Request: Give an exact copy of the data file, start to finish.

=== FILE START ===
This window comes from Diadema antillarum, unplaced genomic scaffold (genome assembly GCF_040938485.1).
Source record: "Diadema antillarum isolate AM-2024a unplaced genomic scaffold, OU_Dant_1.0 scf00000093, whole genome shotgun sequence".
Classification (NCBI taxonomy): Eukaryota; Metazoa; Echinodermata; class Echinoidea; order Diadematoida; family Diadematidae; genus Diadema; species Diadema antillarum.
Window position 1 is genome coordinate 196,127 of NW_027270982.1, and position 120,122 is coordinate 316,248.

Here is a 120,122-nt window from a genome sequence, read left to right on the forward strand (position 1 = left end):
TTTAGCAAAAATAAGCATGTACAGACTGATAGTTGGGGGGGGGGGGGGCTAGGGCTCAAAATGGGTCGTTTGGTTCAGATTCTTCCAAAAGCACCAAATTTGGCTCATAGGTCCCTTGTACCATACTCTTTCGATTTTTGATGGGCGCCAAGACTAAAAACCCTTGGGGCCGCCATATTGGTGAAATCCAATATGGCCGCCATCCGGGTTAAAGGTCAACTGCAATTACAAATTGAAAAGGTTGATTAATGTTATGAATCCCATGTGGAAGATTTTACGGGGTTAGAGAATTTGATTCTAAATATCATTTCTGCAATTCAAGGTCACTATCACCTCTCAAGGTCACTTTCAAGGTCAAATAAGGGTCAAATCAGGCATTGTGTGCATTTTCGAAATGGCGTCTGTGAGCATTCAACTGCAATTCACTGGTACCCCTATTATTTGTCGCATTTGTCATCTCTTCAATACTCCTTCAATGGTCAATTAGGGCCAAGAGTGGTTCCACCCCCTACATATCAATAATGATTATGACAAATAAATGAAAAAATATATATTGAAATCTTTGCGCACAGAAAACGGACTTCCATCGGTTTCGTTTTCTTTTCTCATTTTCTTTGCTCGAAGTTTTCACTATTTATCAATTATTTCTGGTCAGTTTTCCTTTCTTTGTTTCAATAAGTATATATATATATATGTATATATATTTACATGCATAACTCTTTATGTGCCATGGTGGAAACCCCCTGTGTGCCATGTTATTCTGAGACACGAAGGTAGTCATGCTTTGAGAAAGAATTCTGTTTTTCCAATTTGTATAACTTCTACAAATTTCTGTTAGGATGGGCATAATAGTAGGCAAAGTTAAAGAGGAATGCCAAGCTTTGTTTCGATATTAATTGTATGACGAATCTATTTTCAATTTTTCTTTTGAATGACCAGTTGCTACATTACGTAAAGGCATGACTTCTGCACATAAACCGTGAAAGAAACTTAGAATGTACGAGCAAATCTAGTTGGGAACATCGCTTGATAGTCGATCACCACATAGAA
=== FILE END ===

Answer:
This window comes from Diadema antillarum, unplaced genomic scaffold (genome assembly GCF_040938485.1).
Source record: "Diadema antillarum isolate AM-2024a unplaced genomic scaffold, OU_Dant_1.0 scf00000093, whole genome shotgun sequence".
Classification (NCBI taxonomy): Eukaryota; Metazoa; Echinodermata; class Echinoidea; order Diadematoida; family Diadematidae; genus Diadema; species Diadema antillarum.
Window position 1 is genome coordinate 196,127 of NW_027270982.1, and position 120,122 is coordinate 316,248.

Here is a 120,122-nt window from a genome sequence, read left to right on the forward strand (position 1 = left end):
TTTAGCAAAAATAAGCATGTACAGACTGATAGTTGGGGGGGGGGGGGGCTAGGGCTCAAAATGGGTCGTTTGGTTCAGATTCTTCCAAAAGCACCAAATTTGGCTCATAGGTCCCTTGTACCATACTCTTTCGATTTTTGATGGGCGCCAAGACTAAAAACCCTTGGGGCCGCCATATTGGTGAAATCCAATATGGCCGCCATCCGGGTTAAAGGTCAACTGCAATTACAAATTGAAAAGGTTGATTAATGTTATGAATCCCATGTGGAAGATTTTACGGGGTTAGAGAATTTGATTCTAAATATCATTTCTGCAATTCAAGGTCACTATCACCTCTCAAGGTCACTTTCAAGGTCAAATAAGGGTCAAATCAGGCATTGTGTGCATTTTCGAAATGGCGTCTGTGAGCATTCAACTGCAATTCACTGGTACCCCTATTATTTGTCGCATTTGTCATCTCTTCAATACTCCTTCAATGGTCAATTAGGGCCAAGAGTGGTTCCACCCCCTACATATCAATAATGATTATGACAAATAAATGAAAAAATATATATTGAAATCTTTGCGCACAGAAAACGGACTTCCATCGGTTTCGTTTTCTTTTCTCATTTTCTTTGCTCGAAGTTTTCACTATTTATCAATTATTTCTGGTCAGTTTTCCTTTCTTTGTTTCAATAAGTATATATATATATATGTATATATATTTACATGCATAACTCTTTATGTGCCATGGTGGAAACCCCCTGTGTGCCATGTTATTCTGAGACACGAAGGTAGTCATGCTTTGAGAAAGAATTCTGTTTTTCCAATTTGTATAACTTCTACAAATTTCTGTTAGGATGGGCATAATAGTAGGCAAAGTTAAAGAGGAATGCCAAGCTTTGTTTCGATATTAATTGTATGACGAATCTATTTTCAATTTTTCTTTTGAATGACCAGTTGCTACATTACGTAAAGGCATGACTTCTGCACATAAACCGTGAAAGAAACTTAGAATGTACGAGCAAATCTAGTTGGGAACATCGCTTGATAGTCGATCACCACATAGAA